At all varieties of examinations, there are present many persons who act as essay brokers and as middle-men between those who have essays to sell, and those who wish to buy. It is supposed that both the seller of the essay and the purchaser will be among those examined, but the practical difficulty arises from the uncertainty whether their respective seats in the hall, which cannot be known in advance, will be within reach of each other. As any two persons are very liable to be so far apart that communication will be impossible, it is usual for the essay broker to introduce a number of essay vendors to each intending purchaser, so that the chances of effecting a transfer between any two of them may be increased. To bind the bargain, before the essay is composed, a brief but explicit contract is signed by the purchaser in the hall. The terms are arranged on a sliding scale, called “first two and after two,” “first five and after five,” etc. This signifies that it is agreed that the person who furnishes the essay shall receive in any event a first payment of 20,000 cash, or 50,000 cash, as the case may be, and should the purchaser win a degree, there is to be an after payment of 200,000 cash, or 500,000 cash, according to the terms. These payments are enforced by the brokers, who must be well acquainted with the financial circumstances of the several parties. These obligations, like gambling debts, cannot of course be legally prosecuted, but the Chinese have in all such cases simple ways of enforcing payment, such as raising a disturbance in an annoying and public way.

The reputation of having bought an examination essay is not one which any candidate wishes to have made public authentically, however notorious the fact may be, but the reputation of having bought an essay and of having declined payment, would be intolerable. Some essay vendors frequent examinations for a long series of years, with no view to obtaining a degree for themselves, but in order to reap more substantial benefits from their scholarship than a degree is likely to confer. If they have once taken a degree themselves, they can only carry on this trade by assuming the name of some candidate, to whom a fee must be paid for the privilege of personating him. Graduates of the rank of Selected Men also carry on this business, sometimes in a double way, taking a degree for the person whom they personate, and also having leisure to write essays for sale, after their own are finished, thus killing two birds with one stone. In either case, it is necessary to bribe the ling-shêng who is the guarantee of the identity of the undergraduate.

The third method of obtaining the essays of other persons, is called “transmission” (ch‘uan ti). This can only be accomplished by the cooperation of the inspectors (hsün ch‘ang) who, like all other mortals, are supposed to be perfectly open to considerations of temporal advantage, if only arguments of sufficient strength are employed. As soon as the Chancellor’s theme is announced, it is copied, and at a preconcerted signal thrown over the wall of the examination premises to persons waiting for it. Several scholars outside may have been previously engaged to write essays for different persons within the hall. When the essays are finished they are carefully done up, and at a signal, such as a call for a dog or for a cat, are thrown over the wall to the watchman, who has been previously paid to receive them. The inspector, also liberally fed, ascertains from a private mark on each essay, for whom it is intended, and while pacing back and forth through the hall, contrives to deliver them, without being seen by the Chancellor. In one case, six persons were known to have received their degrees, on the merits of essays which were brought into the hall after being thrown over the wall in a single bundle. Sometimes essays are concealed in the body of a harmless-looking bread-cake, which is tossed carelessly from one candidate to another when the lunches are eaten, with the connivance, no doubt, of the inspectors. The District Magistrates sometimes post the Secretaries at the corners of the examination hall, where it is easy to see all that goes on. But much more often, it is probable, that the Magistrate takes little interest in such details.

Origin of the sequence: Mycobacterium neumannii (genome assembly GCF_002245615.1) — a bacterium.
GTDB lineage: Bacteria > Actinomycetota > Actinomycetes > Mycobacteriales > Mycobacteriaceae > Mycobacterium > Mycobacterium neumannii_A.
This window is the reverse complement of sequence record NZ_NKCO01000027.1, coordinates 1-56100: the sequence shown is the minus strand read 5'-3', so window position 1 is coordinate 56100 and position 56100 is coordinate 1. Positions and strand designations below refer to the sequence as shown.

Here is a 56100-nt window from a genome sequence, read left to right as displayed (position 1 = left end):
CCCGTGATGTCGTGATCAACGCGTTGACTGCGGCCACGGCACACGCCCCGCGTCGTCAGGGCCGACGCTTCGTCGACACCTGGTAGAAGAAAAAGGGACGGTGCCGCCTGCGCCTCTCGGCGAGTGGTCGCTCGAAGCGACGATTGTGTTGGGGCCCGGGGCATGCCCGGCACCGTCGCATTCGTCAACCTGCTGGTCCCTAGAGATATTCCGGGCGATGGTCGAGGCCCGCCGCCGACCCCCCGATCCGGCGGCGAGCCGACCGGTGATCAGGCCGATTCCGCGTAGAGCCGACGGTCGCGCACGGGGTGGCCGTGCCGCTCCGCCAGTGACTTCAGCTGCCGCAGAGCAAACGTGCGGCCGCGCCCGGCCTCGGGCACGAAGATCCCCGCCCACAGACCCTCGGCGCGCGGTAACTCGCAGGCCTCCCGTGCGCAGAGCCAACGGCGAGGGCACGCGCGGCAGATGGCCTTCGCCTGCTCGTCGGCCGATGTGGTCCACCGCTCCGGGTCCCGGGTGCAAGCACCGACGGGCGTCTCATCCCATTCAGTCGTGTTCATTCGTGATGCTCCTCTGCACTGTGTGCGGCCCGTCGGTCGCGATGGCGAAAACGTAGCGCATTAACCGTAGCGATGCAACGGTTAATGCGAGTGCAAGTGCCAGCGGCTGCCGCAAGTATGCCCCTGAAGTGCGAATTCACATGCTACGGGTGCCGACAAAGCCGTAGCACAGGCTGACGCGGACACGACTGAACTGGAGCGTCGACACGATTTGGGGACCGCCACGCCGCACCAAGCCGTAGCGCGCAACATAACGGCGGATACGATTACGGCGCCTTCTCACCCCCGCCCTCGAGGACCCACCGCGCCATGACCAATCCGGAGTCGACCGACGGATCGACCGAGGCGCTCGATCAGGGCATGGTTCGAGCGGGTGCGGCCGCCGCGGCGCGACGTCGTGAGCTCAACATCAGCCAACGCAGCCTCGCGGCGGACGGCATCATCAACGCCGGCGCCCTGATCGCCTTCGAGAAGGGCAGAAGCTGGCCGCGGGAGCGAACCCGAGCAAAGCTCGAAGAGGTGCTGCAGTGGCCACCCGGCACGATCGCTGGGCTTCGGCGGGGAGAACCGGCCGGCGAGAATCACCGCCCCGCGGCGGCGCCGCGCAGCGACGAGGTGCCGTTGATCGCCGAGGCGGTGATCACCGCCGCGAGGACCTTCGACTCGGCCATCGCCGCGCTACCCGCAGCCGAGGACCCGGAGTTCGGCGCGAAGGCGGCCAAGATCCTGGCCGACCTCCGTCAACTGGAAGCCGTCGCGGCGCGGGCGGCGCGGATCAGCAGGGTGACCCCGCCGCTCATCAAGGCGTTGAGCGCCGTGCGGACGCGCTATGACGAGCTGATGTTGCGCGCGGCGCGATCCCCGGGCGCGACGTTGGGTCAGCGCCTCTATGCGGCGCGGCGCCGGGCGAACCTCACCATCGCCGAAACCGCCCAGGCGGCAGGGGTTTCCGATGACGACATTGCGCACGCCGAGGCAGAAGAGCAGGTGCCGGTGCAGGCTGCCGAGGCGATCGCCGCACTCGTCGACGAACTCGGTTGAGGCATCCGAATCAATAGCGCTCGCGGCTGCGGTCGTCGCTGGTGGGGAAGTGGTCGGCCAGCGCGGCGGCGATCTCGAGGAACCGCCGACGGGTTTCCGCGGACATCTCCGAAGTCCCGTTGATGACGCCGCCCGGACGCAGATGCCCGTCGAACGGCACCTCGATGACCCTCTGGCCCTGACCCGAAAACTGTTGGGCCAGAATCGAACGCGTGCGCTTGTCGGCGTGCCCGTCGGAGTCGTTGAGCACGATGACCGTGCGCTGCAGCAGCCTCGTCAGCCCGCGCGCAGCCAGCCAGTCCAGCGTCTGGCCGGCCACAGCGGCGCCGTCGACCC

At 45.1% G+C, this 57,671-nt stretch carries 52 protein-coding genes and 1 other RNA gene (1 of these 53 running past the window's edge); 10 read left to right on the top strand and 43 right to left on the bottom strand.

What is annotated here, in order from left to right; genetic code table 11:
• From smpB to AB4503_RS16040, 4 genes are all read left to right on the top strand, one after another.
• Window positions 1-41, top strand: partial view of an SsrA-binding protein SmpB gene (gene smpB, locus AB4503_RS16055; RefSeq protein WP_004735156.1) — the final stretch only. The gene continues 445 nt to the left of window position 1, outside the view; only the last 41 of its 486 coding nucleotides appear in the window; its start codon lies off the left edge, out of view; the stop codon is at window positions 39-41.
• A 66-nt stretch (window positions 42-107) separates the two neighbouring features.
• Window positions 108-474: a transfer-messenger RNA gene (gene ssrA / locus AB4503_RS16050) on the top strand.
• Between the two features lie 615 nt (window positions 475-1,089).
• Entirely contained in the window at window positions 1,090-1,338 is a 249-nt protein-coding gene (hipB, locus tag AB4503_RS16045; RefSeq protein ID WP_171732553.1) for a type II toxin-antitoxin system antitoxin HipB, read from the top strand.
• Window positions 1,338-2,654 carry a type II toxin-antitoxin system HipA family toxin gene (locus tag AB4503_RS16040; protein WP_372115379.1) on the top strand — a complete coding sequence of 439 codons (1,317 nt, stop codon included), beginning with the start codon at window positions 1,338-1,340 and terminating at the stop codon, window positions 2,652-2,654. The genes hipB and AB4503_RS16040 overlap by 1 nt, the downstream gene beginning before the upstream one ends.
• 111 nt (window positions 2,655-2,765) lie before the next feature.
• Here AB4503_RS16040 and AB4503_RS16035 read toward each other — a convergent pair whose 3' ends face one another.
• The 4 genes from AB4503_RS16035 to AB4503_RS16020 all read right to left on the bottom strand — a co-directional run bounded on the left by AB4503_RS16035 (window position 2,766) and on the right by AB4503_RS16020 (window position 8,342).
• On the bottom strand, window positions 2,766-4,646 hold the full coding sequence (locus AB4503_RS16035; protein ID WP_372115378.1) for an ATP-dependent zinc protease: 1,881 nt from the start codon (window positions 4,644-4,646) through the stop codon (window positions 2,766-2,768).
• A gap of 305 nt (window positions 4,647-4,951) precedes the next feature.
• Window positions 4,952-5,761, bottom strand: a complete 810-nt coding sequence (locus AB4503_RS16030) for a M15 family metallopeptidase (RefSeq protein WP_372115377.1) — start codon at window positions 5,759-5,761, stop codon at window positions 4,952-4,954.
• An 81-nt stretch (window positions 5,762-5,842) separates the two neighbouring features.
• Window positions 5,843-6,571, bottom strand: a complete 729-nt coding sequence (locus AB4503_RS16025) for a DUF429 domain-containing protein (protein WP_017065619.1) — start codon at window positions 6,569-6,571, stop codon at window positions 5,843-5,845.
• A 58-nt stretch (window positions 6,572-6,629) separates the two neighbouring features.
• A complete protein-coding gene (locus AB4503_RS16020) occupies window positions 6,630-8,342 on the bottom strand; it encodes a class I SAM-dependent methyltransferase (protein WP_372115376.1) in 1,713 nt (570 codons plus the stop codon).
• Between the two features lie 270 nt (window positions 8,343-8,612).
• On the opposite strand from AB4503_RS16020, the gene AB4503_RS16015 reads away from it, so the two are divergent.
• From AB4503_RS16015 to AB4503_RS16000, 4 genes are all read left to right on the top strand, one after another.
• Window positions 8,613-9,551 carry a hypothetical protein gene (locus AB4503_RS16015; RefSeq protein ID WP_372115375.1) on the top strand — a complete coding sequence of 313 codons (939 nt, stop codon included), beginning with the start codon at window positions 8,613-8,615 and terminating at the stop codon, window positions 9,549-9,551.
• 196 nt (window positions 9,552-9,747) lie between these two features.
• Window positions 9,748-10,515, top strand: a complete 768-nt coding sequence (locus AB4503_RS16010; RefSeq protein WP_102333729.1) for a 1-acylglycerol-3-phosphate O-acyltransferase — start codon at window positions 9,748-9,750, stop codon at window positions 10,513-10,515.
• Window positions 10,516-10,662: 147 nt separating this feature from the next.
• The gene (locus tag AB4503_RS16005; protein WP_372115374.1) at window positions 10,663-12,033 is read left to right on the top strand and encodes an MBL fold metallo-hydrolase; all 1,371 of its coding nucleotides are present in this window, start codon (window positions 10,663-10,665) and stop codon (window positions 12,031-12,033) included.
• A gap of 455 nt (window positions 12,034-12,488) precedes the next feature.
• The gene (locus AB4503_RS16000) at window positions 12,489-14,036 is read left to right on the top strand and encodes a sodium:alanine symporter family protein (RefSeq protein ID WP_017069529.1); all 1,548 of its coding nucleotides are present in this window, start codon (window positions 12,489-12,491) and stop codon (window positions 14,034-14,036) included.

In some examinations, the Chancellors are very strict, and forbid any of the watchmen to enter the hall at all, which, of course, checkmates the plan last described. Such instances are much more than offset by others, in which the Chancellor does not remain through the examination himself, but entrusts the conduct of affairs to his Secretaries. These functionaries are then at liberty to furnish essays to candidates who can afford to pay the heavy price necessary. In such cases, while ostensibly examining the essays, the Secretaries find it easy to throw one of their own under a stool, or in some place from which it may be readily captured by the purchaser.

In a case reported in the Peking Gazette some years since, a bold vendor of essays succeeded in getting his paper conveyed to the individual for whom it was intended, by hooking it on the garments of the venerable Chancellor himself, who thus unconsciously became the bearer of the very documents which he was endeavouring to suppress! The candidates at the Chancellor’s examination are generally seated in such proximity, that including those on each side, most of the students are within easy reach of ten or fifteen other persons. This renders the transfer of papers an easy matter. In the second of these trials, when the number is reduced to a mere handful, the students are often seated just as compactly as before.